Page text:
It's one of the most exhausting things about living here. Vendors here make it seem like they are doing you a favor, ignoring the fact buying and selling is a mutual contract. Amazingly, it's not just in one sector either but is instead across every single aspect of the customer or service experience here. Interestingly, I notice the younger generation is much more polite (maybe 25-30 and under), for example in McDonald's or something. Sure, the trade off there is they will almost always screw up the order, but at least they do it with a smile.
Looking back to which phones we were using in 2015, Jim Hillier wrote an interesting article where the authors at DCT described their mobile phone experiences.
In 2015 I was using a Galaxy S3, which at the time was the bees knees. How things have changed in only five years as I now use a Galaxy Note 8, which today is well out of date.
What do the forum members use?
I think the Galaxy S3 was already quite old by 2015, in fact the S6 (the first metal phone from Samsung) with its then radical curved display was available.
I have a Galaxy S10 but will likely soon move to the Note 10 simply because I like the design more. With either, I won't see the need to upgrade for a few years.
Looking back to 2015, I had the HTC One. That was an excellent phone and really nice looking too. I moved to the Galaxy S6 and then a couple of iPhones in-between then an now.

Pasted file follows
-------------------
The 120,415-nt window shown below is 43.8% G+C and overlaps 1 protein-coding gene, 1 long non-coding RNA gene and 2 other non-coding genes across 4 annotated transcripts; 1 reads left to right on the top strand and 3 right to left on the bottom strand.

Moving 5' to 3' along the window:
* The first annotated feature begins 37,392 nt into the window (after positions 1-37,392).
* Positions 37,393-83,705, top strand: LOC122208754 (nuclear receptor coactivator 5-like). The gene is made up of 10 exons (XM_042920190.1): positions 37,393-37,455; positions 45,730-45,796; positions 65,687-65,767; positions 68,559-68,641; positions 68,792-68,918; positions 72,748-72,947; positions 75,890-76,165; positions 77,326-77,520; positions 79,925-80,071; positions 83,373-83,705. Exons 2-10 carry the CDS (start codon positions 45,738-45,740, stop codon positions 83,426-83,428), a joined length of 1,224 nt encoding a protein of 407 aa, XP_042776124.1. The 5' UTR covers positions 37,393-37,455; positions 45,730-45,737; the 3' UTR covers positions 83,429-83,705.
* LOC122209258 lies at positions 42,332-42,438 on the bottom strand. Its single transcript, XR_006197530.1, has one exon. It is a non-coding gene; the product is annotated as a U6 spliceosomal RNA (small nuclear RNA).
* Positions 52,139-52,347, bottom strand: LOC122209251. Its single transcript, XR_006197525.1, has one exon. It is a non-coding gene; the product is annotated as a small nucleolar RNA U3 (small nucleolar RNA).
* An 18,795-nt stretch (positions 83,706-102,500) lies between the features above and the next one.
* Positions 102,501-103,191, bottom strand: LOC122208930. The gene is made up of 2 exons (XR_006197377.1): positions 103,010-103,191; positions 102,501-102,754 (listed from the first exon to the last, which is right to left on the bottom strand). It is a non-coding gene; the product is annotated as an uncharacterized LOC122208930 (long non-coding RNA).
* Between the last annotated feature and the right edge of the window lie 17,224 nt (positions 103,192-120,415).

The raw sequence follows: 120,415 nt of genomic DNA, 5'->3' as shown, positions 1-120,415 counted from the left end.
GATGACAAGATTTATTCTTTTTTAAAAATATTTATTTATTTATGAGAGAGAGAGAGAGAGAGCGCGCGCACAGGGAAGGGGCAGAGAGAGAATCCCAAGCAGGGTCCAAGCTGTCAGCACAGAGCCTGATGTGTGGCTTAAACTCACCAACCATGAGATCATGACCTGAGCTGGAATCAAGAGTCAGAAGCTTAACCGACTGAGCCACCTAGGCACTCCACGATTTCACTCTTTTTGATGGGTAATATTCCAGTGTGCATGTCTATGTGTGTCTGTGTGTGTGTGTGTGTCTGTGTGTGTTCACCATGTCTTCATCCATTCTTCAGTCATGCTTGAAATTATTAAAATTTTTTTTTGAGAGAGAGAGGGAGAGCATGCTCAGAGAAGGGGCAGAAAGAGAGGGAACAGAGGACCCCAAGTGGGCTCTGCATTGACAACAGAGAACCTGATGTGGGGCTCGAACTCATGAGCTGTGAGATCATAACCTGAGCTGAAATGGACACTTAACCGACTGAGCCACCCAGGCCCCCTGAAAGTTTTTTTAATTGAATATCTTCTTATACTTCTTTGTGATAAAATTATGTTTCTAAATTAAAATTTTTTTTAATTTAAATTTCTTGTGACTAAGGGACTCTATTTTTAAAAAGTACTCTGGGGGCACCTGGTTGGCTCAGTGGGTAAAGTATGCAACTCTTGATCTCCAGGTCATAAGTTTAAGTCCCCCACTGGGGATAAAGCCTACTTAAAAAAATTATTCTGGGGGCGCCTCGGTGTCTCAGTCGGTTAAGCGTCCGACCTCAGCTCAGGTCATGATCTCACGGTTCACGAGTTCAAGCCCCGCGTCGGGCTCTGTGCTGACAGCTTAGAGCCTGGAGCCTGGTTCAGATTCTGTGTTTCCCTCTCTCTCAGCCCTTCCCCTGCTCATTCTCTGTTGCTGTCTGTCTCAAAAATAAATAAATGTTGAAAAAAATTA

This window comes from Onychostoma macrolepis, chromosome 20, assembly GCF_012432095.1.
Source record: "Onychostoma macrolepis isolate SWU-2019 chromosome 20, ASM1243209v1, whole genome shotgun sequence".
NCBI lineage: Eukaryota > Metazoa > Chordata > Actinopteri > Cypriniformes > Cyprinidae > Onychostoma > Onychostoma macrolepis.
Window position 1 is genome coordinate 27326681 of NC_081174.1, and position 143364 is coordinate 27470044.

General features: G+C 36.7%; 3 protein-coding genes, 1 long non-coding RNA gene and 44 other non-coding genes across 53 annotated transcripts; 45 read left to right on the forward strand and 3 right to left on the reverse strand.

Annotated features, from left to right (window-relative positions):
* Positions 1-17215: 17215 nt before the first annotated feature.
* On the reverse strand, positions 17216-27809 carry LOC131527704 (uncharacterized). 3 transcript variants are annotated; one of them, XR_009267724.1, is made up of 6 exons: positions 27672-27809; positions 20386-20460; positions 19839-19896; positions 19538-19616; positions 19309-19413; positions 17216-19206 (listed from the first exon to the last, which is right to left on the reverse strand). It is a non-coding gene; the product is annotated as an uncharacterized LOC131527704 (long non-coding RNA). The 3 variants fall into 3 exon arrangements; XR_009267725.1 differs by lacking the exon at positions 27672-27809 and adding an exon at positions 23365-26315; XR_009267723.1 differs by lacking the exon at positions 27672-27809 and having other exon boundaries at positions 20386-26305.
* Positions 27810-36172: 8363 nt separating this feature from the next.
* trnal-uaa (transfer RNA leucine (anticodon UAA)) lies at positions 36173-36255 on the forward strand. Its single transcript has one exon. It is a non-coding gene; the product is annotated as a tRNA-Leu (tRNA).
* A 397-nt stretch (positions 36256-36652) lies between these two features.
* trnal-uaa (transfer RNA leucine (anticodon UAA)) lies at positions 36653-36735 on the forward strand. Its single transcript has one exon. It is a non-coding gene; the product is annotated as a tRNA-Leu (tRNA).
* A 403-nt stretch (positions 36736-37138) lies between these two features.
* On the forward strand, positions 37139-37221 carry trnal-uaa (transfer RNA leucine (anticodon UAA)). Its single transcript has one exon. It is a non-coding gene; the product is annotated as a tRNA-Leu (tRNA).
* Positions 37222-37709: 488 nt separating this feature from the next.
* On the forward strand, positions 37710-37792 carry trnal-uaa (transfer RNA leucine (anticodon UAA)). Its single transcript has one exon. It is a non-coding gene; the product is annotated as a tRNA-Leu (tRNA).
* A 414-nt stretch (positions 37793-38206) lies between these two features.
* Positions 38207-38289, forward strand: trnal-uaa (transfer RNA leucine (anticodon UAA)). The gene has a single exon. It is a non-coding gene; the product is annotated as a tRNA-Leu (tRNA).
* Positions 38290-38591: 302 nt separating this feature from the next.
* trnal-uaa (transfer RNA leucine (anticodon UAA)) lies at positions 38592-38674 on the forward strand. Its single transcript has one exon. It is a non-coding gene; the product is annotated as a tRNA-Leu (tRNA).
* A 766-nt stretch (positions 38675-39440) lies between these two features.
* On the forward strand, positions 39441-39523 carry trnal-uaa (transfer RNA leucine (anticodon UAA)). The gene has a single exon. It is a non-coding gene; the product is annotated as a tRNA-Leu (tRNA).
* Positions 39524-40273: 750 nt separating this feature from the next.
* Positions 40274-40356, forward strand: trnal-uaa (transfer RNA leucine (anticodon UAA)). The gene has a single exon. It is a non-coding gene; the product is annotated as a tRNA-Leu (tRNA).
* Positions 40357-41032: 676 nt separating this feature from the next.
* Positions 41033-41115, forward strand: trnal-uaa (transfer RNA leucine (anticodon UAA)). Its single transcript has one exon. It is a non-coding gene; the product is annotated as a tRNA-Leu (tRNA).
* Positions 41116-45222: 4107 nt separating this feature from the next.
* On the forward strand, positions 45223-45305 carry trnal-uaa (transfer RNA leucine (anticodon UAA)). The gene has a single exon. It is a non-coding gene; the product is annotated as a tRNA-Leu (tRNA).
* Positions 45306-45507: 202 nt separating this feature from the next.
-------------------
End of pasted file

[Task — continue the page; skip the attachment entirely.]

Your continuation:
Is this an exact updated remake of the 1998 game? I remember playing Resident Evil 2 way back when with my friends after school. The scenes when the Licker first shows up.
I have always thought his masterpiece was Extras. He can write funny very well and fell into Pilkington and milked it for all it was worth. The Office is a time and a place thing, but still being copied to this day. Also, it relies on seeing it for the first time in my opinion because so much of it is Brent saying unexpected things.
That said, the movie he did "Life On The Road" while a pale imitaiton of The Office still had me and my wife chuckling simply because Brent is so pathetic. Although, it becomes problematic as you increasingly realize Brent has a proper mental problem, it's not quite as funny then.